Metu Neter – 7. Law of HetHeru

HetHeru MenatLaw of Het-Heru

It is not what you imagine. It is who is imagining. Are you a human or a divine being?

Reasoning:
[Het-Heru] corresponds to [one of] the tools through which behavior is programmed. Through the [use of imagination in] understanding of the law such programming can be done at will. If we [use imagination as a tool] to program any desired behavior at will, then we can choose to allow only peace and [bounty] to manifest as our emotional reactions to all events.

Het-Heru Truism:
My ability to cultivate through trance the experience of joy for living by divine law as Ausar does, greatly enhances my chances of success in my pursuits in life.

METU NETER

All that strikes us as being “beautiful” – harmoniously juxtaposed forms – in the world is the work of the deity Het Heru. In human life this natural intelligence manifests itself as an artistic expression, social grace, charm, artistic as well as scientific invention, pleasure seeking, etc.

Het Heru has its seat in the gonads. Its Kamitic name is an indication of this fact. Het Heru literally means “house” (het) of Heru. Heru corresponds to those “solar” metabolic phase factors responsible for the virilization and masculinization of the adult male of the species. I.e., the metaphysical forces behind the production of androgen. In the Yoruba traditions, Heru is Shango, the patron of kings, who wears pants with exaggerated crotches to show that he “out-mans” all other men. With Het Heru, the emphasis is not on the hot gonadal expression of Heru, but on the cool, peaceful, joyous, refined charming, sexual arousal and seductive behavior that stimulates the production of estrogen and the female reproductive system.

Concealed from the knowledge of the majority of people is the fact that the sexual arousal is an expression of the arousal of the life force – Ra. In fact, during the earliest times in Kamitic history, Het Heru was considered the principle female counterpart of the “deity” Ra, and therefore the mother of the deities. Her dominion over the imagination is the rational for this association. The sensations of joy, pleasure (or negative feelings) are expressions of the arousal of the life force, and the images that form the content of the visualization or daydreams (dhyana) are the spiritual moulds (bodies of the deities, and energized thought forms – the “elementals” of European occultism) that guide the physical forces to the realization of their goals.

In her role as the imaginative faculty she is Nebt-Het, the Lordess of the House. This house, of course, is the spirit. This can be easily understood from the fact that all spiritual must be carried out through the concentration on images in a state of trance. Images + aroused life-force (Ra) + trance (mediumistic or waking) = spiritual realization (mundane or spiritual). Whoever remembers this formula, observes Maat, follows Tehuti, identifies with Ausar, will achieve all his needs in heaven and on earth.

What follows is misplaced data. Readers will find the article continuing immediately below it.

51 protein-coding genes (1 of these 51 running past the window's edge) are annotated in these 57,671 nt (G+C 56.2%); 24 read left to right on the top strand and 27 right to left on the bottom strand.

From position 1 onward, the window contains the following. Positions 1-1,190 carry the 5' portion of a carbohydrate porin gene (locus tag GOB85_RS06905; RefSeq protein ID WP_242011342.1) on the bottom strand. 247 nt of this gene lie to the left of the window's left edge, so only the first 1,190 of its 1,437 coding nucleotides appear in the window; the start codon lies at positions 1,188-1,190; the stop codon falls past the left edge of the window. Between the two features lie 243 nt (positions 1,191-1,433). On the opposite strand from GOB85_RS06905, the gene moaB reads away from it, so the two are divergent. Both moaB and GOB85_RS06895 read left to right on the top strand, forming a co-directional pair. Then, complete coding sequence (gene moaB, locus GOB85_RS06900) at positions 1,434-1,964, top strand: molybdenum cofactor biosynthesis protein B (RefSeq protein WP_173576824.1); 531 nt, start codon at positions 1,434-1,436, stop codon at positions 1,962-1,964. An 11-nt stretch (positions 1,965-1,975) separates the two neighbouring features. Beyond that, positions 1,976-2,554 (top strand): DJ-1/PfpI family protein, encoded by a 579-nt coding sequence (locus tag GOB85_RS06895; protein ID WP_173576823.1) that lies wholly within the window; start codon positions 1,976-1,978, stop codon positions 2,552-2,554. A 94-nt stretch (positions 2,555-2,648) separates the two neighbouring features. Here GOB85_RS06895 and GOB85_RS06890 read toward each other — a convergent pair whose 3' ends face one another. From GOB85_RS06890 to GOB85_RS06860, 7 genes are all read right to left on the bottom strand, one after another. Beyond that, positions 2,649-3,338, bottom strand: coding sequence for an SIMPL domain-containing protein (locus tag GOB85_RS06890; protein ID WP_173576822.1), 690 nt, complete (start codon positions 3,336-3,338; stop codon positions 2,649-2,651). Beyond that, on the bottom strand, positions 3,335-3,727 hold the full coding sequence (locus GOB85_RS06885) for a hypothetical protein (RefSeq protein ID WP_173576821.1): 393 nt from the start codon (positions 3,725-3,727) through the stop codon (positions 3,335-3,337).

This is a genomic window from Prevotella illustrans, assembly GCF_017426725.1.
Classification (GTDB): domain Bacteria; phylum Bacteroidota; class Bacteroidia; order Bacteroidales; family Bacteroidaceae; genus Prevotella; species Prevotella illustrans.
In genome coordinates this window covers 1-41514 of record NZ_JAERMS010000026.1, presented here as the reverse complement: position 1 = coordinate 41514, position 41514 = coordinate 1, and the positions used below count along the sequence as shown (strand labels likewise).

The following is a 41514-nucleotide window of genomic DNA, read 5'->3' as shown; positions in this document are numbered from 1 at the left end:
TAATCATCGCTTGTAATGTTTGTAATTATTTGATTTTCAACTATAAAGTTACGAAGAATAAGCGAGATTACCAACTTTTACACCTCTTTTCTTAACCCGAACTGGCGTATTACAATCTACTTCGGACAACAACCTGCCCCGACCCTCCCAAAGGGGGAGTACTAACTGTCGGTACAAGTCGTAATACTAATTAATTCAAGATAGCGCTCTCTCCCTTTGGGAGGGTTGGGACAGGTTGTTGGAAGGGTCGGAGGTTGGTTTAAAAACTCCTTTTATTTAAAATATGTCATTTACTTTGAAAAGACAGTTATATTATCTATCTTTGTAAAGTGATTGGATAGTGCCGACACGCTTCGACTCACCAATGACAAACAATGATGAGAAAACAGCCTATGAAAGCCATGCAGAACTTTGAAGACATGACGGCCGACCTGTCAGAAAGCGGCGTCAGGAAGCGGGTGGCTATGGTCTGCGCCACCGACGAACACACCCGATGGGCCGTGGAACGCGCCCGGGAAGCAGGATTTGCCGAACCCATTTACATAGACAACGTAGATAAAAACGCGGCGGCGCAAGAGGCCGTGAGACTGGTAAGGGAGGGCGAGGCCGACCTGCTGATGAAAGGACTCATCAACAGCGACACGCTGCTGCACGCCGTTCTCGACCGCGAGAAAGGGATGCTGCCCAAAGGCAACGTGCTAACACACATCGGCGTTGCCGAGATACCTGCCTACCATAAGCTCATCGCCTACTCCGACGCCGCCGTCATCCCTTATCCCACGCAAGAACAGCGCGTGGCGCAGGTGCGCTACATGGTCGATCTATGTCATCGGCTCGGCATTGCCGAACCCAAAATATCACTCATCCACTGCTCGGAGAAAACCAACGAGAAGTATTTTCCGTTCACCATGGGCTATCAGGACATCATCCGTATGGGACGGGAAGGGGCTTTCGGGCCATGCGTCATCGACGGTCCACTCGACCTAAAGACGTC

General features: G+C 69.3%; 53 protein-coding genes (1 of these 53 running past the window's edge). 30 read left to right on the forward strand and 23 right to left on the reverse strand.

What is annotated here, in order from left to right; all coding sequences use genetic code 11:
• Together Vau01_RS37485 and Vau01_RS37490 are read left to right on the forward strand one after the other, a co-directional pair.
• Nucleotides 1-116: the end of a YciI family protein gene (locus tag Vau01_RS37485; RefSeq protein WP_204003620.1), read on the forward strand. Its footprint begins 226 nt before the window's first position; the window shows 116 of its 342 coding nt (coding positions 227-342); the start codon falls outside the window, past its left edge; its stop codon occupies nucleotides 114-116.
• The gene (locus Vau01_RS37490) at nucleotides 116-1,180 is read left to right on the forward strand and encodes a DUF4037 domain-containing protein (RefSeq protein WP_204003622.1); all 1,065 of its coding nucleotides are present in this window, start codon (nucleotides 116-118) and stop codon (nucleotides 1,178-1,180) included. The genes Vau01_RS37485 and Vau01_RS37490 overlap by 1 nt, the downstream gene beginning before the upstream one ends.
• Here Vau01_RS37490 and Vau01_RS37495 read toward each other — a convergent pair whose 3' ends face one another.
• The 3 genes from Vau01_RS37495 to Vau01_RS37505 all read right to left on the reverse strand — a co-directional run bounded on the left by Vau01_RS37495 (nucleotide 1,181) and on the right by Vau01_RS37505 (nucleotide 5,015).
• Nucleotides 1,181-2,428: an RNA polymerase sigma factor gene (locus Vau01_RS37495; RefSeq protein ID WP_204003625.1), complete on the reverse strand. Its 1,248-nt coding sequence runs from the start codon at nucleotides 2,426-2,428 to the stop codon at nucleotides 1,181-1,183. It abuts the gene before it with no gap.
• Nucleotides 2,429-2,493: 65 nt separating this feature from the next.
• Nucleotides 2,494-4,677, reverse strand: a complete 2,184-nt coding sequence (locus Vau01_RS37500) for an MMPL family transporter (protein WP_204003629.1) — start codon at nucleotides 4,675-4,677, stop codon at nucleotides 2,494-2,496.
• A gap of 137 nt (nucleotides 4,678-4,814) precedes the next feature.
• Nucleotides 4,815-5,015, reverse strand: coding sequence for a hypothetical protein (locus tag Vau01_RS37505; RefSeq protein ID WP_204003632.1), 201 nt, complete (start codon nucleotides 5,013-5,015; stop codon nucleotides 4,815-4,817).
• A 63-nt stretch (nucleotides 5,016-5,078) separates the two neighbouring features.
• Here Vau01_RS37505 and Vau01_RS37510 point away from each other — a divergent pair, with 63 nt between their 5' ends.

In her role as the imagination she is also the “Eye (utchat) of Heru”. That is, the eye of the will, or simply, our ability to visualize what we want to achieve. When the Kamitic texts say that the deities whose bodies are composed of light nourish themselves on the celestial light supplied to them by the Eye of Heru, they are referring to the subtle luminous matter out of which our images are formed

Ra Un Nefer Amen

Sources:
http://www.aasorlando.org/hetheru.htm
Link to tribes.net

Advertisements

Tagged: , , , , , , , , , ,

3 thoughts on “Metu Neter – 7. Law of HetHeru

  1. tekpa December 21, 2013 at 2:29 am Reply

    Reblogged this on Tekpa's Blog.

  2. thelondonflowerlover January 8, 2014 at 6:15 pm Reply

    thank you for sharing peace and joy of het heru and encouraging us to use our imaginations in a way that is lawful.

    Thank you for the post

  3. The Eye In the Hand | The Seven Worlds September 30, 2014 at 3:23 pm Reply

    […] connect the Hamsa to Hathor [HetHeru], the Egyptian Earth Mother, sometimes pictured as a woman wearing a red dress and a headdress of […]

Leave a comment!

Fill in your details below or click an icon to log in:

WordPress.com Logo

You are commenting using your WordPress.com account. Log Out / Change )

Twitter picture

You are commenting using your Twitter account. Log Out / Change )

Facebook photo

You are commenting using your Facebook account. Log Out / Change )

Google+ photo

You are commenting using your Google+ account. Log Out / Change )

Connecting to %s

%d bloggers like this: